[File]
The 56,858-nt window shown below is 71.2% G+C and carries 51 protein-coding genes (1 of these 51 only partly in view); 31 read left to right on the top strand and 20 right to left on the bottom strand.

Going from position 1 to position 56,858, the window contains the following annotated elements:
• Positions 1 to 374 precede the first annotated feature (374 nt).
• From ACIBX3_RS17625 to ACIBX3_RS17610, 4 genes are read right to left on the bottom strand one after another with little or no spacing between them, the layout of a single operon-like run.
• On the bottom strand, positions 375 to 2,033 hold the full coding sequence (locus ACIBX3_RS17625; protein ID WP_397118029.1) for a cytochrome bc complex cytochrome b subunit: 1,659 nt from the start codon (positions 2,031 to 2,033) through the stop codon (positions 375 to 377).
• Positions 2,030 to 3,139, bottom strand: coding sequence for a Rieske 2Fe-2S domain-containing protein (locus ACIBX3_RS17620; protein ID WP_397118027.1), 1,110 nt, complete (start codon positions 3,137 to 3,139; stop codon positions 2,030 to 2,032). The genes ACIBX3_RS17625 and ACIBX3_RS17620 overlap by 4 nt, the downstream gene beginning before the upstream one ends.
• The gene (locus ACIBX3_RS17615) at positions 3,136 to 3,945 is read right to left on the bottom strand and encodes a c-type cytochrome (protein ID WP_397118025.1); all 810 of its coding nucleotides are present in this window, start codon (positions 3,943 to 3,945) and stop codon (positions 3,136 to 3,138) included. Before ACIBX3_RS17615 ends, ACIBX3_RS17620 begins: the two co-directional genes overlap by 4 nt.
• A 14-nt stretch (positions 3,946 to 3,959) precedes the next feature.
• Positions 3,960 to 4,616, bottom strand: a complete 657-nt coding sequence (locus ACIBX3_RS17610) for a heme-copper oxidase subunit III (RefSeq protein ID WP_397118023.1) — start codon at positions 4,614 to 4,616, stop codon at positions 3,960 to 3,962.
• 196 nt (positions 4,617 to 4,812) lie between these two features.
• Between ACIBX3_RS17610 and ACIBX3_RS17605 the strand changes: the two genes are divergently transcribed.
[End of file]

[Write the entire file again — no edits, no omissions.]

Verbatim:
The 56,858-nt window shown below is 71.2% G+C and carries 51 protein-coding genes (1 of these 51 only partly in view); 31 read left to right on the top strand and 20 right to left on the bottom strand.

Going from position 1 to position 56,858, the window contains the following annotated elements:
• Positions 1 to 374 precede the first annotated feature (374 nt).
• From ACIBX3_RS17625 to ACIBX3_RS17610, 4 genes are read right to left on the bottom strand one after another with little or no spacing between them, the layout of a single operon-like run.
• On the bottom strand, positions 375 to 2,033 hold the full coding sequence (locus ACIBX3_RS17625; protein ID WP_397118029.1) for a cytochrome bc complex cytochrome b subunit: 1,659 nt from the start codon (positions 2,031 to 2,033) through the stop codon (positions 375 to 377).
• Positions 2,030 to 3,139, bottom strand: coding sequence for a Rieske 2Fe-2S domain-containing protein (locus ACIBX3_RS17620; protein ID WP_397118027.1), 1,110 nt, complete (start codon positions 3,137 to 3,139; stop codon positions 2,030 to 2,032). The genes ACIBX3_RS17625 and ACIBX3_RS17620 overlap by 4 nt, the downstream gene beginning before the upstream one ends.
• The gene (locus ACIBX3_RS17615) at positions 3,136 to 3,945 is read right to left on the bottom strand and encodes a c-type cytochrome (protein ID WP_397118025.1); all 810 of its coding nucleotides are present in this window, start codon (positions 3,943 to 3,945) and stop codon (positions 3,136 to 3,138) included. Before ACIBX3_RS17615 ends, ACIBX3_RS17620 begins: the two co-directional genes overlap by 4 nt.
• A 14-nt stretch (positions 3,946 to 3,959) precedes the next feature.
• Positions 3,960 to 4,616, bottom strand: a complete 657-nt coding sequence (locus ACIBX3_RS17610) for a heme-copper oxidase subunit III (RefSeq protein ID WP_397118023.1) — start codon at positions 4,614 to 4,616, stop codon at positions 3,960 to 3,962.
• 196 nt (positions 4,617 to 4,812) lie between these two features.
• Between ACIBX3_RS17610 and ACIBX3_RS17605 the strand changes: the two genes are divergently transcribed.